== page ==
In an area of 2,500 square meters, the Staubing pilot plant will perform all the process steps that will later be used in an industrial-scale plant. The aim is to confirm the feasibility of the sunliquid® technique.

Located at the Bavarian BioCampus next to the Donau Harbour, the new pilot plant will procure its raw materials from the Straubing region.

Calling Clariant “the most innovative major green chemistry company at the Bavarian BioCampus,” Straubing Mayor Markus Pannermayr expressed his willingness to work with district officials to provide the raw biomass for the plant in the context of the “Green Chemistry Belt” strategy for the Danube region.

“The results we obtain in Straubing will enable us to plan industrial production plants efficiently and economically, and ultimately to realize such plants in cooperation with partners,” said Professor Andre Koltermann, head of Clariant’s Biotech and Renewables Center.

Clariant intends to license the sunliquid® process to clients interested in a full-scale turnkey process for the economic production of cellulosic ethanol.

“If we can make the breakthrough here using the sunliquid technology, it will create a raft of new options in terms of jobs and earnings potential in what is essentially a rural area,” said Zeil, the Bavarian economics minister. “And from a global perspective, there’s no food or fuel issue when plant waste is recycled.”

Elsewhere around the world, cellulosic ethanol projects have been slowly coming online and scaling up from pilot plants to industrial capacity.

In the United States, demonstration plants with a total capacity of about 12 million liters (3.17 million gallons) a year were operational in 2008, and an additional 80 million liters (21.1 million gallons) per year of capacity, in 26 new plants, was under construction.

The first commercial-scale cellulosic plants in the United States are expected to come on line in 2013 or 2014, with sizes in the 20 to 30 million gallon per year range.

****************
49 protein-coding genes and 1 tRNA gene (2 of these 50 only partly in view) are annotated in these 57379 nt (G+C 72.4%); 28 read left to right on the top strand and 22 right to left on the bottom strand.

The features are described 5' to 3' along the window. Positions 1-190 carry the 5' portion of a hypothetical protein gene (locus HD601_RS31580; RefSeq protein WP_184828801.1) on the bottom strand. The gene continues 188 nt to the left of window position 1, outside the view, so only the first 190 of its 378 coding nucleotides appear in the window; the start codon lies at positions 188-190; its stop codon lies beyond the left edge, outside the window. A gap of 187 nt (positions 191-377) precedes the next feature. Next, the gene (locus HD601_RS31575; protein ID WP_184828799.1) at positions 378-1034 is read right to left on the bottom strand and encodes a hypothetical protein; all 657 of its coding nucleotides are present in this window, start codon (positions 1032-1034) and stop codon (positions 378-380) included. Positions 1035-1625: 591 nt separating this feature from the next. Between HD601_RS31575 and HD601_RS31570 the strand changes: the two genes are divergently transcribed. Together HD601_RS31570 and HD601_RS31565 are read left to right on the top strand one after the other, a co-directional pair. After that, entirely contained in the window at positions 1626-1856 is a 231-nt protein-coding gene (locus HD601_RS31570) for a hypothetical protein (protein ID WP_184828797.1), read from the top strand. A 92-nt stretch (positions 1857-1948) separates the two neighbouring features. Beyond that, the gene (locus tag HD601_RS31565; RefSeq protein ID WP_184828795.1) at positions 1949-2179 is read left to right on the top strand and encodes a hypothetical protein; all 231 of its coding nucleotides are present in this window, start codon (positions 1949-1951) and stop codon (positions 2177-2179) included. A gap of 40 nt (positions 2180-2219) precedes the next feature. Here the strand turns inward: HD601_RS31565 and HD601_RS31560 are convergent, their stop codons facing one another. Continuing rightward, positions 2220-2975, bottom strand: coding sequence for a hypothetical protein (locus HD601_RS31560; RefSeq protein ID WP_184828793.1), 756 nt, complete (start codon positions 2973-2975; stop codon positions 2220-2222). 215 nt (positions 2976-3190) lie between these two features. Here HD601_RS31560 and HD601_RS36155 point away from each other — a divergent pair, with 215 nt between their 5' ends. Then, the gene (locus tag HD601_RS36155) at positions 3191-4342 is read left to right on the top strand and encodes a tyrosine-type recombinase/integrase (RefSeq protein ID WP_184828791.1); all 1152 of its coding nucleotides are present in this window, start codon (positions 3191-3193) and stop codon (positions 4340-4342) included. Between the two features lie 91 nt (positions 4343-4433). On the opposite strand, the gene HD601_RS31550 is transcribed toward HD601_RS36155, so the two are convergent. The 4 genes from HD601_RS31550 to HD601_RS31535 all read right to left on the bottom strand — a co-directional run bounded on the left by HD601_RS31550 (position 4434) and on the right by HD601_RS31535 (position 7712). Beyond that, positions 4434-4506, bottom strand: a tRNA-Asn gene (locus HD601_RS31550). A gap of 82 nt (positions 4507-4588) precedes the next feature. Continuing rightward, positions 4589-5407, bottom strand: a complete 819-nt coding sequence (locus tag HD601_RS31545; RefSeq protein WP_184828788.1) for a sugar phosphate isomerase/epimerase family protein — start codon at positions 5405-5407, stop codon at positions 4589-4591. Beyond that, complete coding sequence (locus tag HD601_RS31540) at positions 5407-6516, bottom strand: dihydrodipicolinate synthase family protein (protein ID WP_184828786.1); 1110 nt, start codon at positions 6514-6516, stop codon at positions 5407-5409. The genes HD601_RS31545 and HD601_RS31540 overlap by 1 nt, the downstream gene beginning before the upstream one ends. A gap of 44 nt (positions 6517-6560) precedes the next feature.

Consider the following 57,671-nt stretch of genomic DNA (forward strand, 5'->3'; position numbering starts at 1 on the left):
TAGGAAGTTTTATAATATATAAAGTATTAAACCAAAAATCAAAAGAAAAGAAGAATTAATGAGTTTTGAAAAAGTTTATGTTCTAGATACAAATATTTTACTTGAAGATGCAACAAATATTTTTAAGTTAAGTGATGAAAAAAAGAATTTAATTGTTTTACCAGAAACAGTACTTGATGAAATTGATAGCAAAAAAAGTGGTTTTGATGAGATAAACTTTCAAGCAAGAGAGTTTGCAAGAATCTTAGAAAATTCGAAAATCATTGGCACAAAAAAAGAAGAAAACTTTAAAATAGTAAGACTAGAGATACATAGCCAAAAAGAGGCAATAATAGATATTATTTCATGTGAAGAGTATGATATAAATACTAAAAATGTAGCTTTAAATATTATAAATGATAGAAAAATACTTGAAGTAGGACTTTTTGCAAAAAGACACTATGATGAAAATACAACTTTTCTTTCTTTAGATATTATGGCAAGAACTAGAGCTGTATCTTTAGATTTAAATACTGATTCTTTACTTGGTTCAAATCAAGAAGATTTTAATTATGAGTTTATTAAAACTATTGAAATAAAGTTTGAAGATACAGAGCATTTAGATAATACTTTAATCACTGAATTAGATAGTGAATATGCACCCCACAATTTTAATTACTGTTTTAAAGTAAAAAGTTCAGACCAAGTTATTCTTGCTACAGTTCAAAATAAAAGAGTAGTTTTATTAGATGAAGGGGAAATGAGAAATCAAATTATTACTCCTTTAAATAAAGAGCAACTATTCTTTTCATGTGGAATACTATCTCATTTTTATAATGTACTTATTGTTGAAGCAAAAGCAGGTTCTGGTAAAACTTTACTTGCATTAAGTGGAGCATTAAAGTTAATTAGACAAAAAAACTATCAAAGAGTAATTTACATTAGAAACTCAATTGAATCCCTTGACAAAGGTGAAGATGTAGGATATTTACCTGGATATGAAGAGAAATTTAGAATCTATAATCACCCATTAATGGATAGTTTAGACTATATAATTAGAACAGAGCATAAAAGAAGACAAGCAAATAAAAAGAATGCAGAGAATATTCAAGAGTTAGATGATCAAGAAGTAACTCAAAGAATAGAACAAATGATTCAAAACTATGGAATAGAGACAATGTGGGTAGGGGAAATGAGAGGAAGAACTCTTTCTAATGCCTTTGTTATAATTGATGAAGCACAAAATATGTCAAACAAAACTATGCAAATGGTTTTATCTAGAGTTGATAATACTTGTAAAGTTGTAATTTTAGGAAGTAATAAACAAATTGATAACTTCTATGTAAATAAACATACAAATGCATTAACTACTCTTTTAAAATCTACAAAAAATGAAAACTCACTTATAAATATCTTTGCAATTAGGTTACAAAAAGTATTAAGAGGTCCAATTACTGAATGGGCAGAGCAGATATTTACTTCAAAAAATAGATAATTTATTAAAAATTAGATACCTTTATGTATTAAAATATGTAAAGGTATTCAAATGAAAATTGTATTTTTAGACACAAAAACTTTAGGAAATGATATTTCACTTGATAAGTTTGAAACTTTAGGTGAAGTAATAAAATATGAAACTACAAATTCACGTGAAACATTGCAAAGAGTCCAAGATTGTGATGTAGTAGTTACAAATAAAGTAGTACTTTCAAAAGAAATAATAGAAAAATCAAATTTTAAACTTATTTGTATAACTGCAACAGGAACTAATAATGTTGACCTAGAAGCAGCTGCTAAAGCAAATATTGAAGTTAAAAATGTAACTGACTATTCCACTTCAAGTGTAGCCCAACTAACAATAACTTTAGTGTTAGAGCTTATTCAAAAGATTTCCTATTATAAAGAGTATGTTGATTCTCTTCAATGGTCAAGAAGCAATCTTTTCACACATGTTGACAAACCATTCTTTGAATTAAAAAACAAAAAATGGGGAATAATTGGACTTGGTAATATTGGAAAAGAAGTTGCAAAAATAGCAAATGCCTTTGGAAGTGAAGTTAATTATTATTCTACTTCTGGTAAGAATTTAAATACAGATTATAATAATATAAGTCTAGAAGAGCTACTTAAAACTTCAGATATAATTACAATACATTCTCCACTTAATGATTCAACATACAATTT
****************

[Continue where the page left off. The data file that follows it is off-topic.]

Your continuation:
In Europe, several small pilot plants are operational in Denmark, Germany, Spain, and Sweden, and others are under construction.

Italy’s Mossi & Ghisolfi Group broke ground for its industrial-scale cellulosic ethanol facility in northwestern Italy in April 2011. The project will be the largest cellulosic ethanol project in the world, 10 times larger than any of the other currently operating demonstration-scale facilities.

In Canada, Iogen Energy Corporation agreed in April to a new plan with its joint owners Royal Dutch Shell and Iogen Corporation to downplay cellulosic ethanol. The company says it will not pursue the development of an industrial-scale cellulosic ethanol facility in southern Manitoba.

In Brazil, GraalBio Investimentos S.A. and Beta Renewables announced in May that GraalBio will build Brazil’s first commercial cellulosic ethanol plant, with a planned start of operations by the end of 2013. The plant, with a production capacity of 22 million gallons a year, will use sugarcane straw and bagasse as its feedstock.

The Chinese government has said it will increase investment in research and development to speed up cellulosic ethanol industrialization during 2011-2015, according to the biomass development section of China’s Twelfth Five-Year Plan.

Copyright Environment News Service (ENS) 2012. All rights reserved.